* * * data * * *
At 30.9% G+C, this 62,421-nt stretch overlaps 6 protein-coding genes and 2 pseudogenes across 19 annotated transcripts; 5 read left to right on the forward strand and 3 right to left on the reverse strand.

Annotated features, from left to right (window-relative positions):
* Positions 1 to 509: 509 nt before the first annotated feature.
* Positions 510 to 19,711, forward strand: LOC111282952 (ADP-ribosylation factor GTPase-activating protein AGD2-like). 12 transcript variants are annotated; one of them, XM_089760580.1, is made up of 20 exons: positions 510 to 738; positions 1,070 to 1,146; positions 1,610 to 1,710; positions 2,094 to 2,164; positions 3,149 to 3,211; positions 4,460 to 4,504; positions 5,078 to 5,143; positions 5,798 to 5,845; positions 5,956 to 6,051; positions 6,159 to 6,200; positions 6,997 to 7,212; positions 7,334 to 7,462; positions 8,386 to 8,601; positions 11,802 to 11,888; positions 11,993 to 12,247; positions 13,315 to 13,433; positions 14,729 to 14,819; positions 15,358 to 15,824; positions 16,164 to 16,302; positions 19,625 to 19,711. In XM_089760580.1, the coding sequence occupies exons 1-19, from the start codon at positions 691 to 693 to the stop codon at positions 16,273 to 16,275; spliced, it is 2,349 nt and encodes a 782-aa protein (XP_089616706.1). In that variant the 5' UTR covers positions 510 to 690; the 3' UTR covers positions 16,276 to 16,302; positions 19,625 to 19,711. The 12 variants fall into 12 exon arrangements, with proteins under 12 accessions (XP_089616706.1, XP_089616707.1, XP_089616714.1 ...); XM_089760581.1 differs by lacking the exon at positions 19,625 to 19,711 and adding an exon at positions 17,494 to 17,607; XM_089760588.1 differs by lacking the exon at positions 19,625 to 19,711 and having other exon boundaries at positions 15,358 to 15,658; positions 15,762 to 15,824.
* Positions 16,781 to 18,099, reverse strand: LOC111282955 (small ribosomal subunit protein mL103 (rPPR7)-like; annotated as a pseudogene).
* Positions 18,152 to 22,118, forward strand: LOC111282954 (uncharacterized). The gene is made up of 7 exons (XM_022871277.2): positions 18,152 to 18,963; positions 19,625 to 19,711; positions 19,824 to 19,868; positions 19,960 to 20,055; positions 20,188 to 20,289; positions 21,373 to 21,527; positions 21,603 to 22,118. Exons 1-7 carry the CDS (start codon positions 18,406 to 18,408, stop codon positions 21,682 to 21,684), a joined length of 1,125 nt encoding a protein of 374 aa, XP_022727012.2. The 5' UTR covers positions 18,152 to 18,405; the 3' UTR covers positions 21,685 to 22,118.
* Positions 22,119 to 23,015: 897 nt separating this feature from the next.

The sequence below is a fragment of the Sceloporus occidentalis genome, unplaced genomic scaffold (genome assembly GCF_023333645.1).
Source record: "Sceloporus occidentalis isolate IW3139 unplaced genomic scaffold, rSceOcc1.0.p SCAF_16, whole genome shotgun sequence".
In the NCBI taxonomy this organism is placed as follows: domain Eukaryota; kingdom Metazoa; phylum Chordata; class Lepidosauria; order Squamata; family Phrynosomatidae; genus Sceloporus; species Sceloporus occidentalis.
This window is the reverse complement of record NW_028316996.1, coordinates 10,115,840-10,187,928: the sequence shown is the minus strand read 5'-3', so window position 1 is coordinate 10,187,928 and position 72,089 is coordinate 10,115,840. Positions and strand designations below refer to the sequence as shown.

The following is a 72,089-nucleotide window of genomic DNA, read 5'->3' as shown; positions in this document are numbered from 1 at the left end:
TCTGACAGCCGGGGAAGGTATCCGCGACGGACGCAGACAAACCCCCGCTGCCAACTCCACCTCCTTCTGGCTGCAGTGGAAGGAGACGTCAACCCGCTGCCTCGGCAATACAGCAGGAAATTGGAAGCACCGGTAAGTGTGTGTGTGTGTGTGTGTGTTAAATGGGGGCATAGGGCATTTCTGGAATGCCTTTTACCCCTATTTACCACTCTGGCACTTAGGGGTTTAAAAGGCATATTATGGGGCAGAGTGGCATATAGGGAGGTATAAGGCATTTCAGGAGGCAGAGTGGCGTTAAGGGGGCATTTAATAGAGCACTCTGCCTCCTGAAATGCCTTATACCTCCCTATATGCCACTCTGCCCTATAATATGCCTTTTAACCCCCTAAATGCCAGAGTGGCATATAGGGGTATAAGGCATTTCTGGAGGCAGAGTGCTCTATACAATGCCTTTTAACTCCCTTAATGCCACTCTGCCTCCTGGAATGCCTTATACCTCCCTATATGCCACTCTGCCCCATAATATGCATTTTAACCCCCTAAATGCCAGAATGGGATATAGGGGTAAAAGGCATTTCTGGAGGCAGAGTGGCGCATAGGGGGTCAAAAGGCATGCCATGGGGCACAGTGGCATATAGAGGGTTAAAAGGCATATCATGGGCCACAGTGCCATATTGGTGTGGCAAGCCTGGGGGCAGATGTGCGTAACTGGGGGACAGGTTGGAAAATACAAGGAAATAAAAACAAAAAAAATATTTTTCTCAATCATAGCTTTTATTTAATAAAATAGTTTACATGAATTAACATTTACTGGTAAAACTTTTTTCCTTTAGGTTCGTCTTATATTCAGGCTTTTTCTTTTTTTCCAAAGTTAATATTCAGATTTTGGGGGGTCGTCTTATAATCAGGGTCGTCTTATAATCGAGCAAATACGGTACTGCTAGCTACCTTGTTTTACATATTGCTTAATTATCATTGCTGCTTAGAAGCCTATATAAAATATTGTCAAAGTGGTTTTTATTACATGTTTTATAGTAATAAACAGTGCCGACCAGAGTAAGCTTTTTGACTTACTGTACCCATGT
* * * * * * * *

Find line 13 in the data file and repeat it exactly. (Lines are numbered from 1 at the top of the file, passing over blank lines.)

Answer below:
TCTGACAGCCGGGGAAGGTATCCGCGACGGACGCAGACAAACCCCCGCTGCCAACTCCACCTCCTTCTGGCTGCAGTGGAAGGAGACGTCAACCCGCTGCCTCGGCAATACAGCAGGAAATTGGAAGCACCGGTAAGTGTGTGTGTGTGTGTGTGTGTTAAATGGGGGCATAGGGCATTTCTGGAATGCCTTTTACCCCTATTTACCACTCTGGCACTTAGGGGTTTAAAAGGCATATTATGGGGCAGAGTGGCATATAGGGAGGTATAAGGCATTTCAGGAGGCAGAGTGGCGTTAAGGGGGCATTTAATAGAGCACTCTGCCTCCTGAAATGCCTTATACCTCCCTATATGCCACTCTGCCCTATAATATGCCTTTTAACCCCCTAAATGCCAGAGTGGCATATAGGGGTATAAGGCATTTCTGGAGGCAGAGTGCTCTATACAATGCCTTTTAACTCCCTTAATGCCACTCTGCCTCCTGGAATGCCTTATACCTCCCTATATGCCACTCTGCCCCATAATATGCATTTTAACCCCCTAAATGCCAGAATGGGATATAGGGGTAAAAGGCATTTCTGGAGGCAGAGTGGCGCATAGGGGGTCAAAAGGCATGCCATGGGGCACAGTGGCATATAGAGGGTTAAAAGGCATATCATGGGCCACAGTGCCATATTGGTGTGGCAAGCCTGGGGGCAGATGTGCGTAACTGGGGGACAGGTTGGAAAATACAAGGAAATAAAAACAAAAAAAATATTTTTCTCAATCATAGCTTTTATTTAATAAAATAGTTTACATGAATTAACATTTACTGGTAAAACTTTTTTCCTTTAGGTTCGTCTTATATTCAGGCTTTTTCTTTTTTTCCAAAGTTAATATTCAGATTTTGGGGGGTCGTCTTATAATCAGGGTCGTCTTATAATCGAGCAAATACGGTACTGCTAGCTACCTTGTTTTACATATTGCTTAATTATCATTGCTGCTTAGAAGCCTATATAAAATATTGTCAAAGTGGTTTTTATTACATGTTTTATAGTAATAAACAGTGCCGACCAGAGTAAGCTTTTTGACTTACTGTACCCATGT